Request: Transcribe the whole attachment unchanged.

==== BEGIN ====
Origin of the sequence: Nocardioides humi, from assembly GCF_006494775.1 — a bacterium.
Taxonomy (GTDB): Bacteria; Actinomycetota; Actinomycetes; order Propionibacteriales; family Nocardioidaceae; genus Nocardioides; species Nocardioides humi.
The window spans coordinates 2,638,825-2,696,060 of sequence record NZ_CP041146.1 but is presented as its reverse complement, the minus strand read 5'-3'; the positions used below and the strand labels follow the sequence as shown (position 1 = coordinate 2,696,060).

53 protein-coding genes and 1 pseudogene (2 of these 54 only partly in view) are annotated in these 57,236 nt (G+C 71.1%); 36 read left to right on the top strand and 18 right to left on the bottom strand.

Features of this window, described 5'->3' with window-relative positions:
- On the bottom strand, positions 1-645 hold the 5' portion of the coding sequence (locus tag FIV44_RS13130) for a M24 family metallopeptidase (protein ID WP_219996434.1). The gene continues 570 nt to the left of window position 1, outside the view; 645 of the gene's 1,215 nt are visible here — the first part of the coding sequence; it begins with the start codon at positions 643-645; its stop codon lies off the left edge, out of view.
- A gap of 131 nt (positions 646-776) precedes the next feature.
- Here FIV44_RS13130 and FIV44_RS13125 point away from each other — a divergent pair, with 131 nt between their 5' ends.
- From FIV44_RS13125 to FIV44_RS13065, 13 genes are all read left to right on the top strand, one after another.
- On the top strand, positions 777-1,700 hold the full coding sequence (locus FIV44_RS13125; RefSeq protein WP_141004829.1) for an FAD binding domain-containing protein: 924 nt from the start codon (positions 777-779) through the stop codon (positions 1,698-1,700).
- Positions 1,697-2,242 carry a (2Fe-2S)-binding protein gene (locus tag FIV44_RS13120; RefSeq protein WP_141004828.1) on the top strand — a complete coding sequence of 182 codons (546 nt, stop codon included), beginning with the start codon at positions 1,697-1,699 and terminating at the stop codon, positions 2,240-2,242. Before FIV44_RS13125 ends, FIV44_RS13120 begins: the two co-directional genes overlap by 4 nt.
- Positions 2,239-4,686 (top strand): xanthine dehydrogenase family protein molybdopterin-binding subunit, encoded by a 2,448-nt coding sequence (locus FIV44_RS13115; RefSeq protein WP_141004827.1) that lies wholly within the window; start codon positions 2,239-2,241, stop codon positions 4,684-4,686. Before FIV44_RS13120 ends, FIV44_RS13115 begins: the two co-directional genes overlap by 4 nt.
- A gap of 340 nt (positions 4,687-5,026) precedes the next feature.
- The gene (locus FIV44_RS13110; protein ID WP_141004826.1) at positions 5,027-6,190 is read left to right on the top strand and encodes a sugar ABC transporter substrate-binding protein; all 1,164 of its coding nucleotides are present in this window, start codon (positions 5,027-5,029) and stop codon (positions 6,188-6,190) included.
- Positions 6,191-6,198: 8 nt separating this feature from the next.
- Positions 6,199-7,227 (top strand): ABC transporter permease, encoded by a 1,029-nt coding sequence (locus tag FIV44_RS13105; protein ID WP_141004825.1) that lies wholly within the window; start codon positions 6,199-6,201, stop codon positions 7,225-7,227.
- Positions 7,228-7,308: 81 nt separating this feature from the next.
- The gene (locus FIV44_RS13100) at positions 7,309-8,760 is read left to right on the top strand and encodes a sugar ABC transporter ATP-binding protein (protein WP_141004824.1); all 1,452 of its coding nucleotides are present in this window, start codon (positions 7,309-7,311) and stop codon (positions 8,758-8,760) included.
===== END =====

Origin of the sequence: Nocardioides humi, from assembly GCF_006494775.1 — a bacterium.
Taxonomy (GTDB): Bacteria; Actinomycetota; Actinomycetes; order Propionibacteriales; family Nocardioidaceae; genus Nocardioides; species Nocardioides humi.
The window spans coordinates 2,638,825-2,696,060 of sequence record NZ_CP041146.1 but is presented as its reverse complement, the minus strand read 5'-3'; the positions used below and the strand labels follow the sequence as shown (position 1 = coordinate 2,696,060).

53 protein-coding genes and 1 pseudogene (2 of these 54 only partly in view) are annotated in these 57,236 nt (G+C 71.1%); 36 read left to right on the top strand and 18 right to left on the bottom strand.

Features of this window, described 5'->3' with window-relative positions:
- On the bottom strand, positions 1-645 hold the 5' portion of the coding sequence (locus tag FIV44_RS13130) for a M24 family metallopeptidase (protein ID WP_219996434.1). The gene continues 570 nt to the left of window position 1, outside the view; 645 of the gene's 1,215 nt are visible here — the first part of the coding sequence; it begins with the start codon at positions 643-645; its stop codon lies off the left edge, out of view.
- A gap of 131 nt (positions 646-776) precedes the next feature.
- Here FIV44_RS13130 and FIV44_RS13125 point away from each other — a divergent pair, with 131 nt between their 5' ends.
- From FIV44_RS13125 to FIV44_RS13065, 13 genes are all read left to right on the top strand, one after another.
- On the top strand, positions 777-1,700 hold the full coding sequence (locus FIV44_RS13125; RefSeq protein WP_141004829.1) for an FAD binding domain-containing protein: 924 nt from the start codon (positions 777-779) through the stop codon (positions 1,698-1,700).
- Positions 1,697-2,242 carry a (2Fe-2S)-binding protein gene (locus tag FIV44_RS13120; RefSeq protein WP_141004828.1) on the top strand — a complete coding sequence of 182 codons (546 nt, stop codon included), beginning with the start codon at positions 1,697-1,699 and terminating at the stop codon, positions 2,240-2,242. Before FIV44_RS13125 ends, FIV44_RS13120 begins: the two co-directional genes overlap by 4 nt.
- Positions 2,239-4,686 (top strand): xanthine dehydrogenase family protein molybdopterin-binding subunit, encoded by a 2,448-nt coding sequence (locus FIV44_RS13115; RefSeq protein WP_141004827.1) that lies wholly within the window; start codon positions 2,239-2,241, stop codon positions 4,684-4,686. Before FIV44_RS13120 ends, FIV44_RS13115 begins: the two co-directional genes overlap by 4 nt.
- A gap of 340 nt (positions 4,687-5,026) precedes the next feature.
- The gene (locus FIV44_RS13110; protein ID WP_141004826.1) at positions 5,027-6,190 is read left to right on the top strand and encodes a sugar ABC transporter substrate-binding protein; all 1,164 of its coding nucleotides are present in this window, start codon (positions 5,027-5,029) and stop codon (positions 6,188-6,190) included.
- Positions 6,191-6,198: 8 nt separating this feature from the next.
- Positions 6,199-7,227 (top strand): ABC transporter permease, encoded by a 1,029-nt coding sequence (locus tag FIV44_RS13105; protein ID WP_141004825.1) that lies wholly within the window; start codon positions 6,199-6,201, stop codon positions 7,225-7,227.
- Positions 7,228-7,308: 81 nt separating this feature from the next.
- The gene (locus FIV44_RS13100) at positions 7,309-8,760 is read left to right on the top strand and encodes a sugar ABC transporter ATP-binding protein (protein WP_141004824.1); all 1,452 of its coding nucleotides are present in this window, start codon (positions 7,309-7,311) and stop codon (positions 8,758-8,760) included.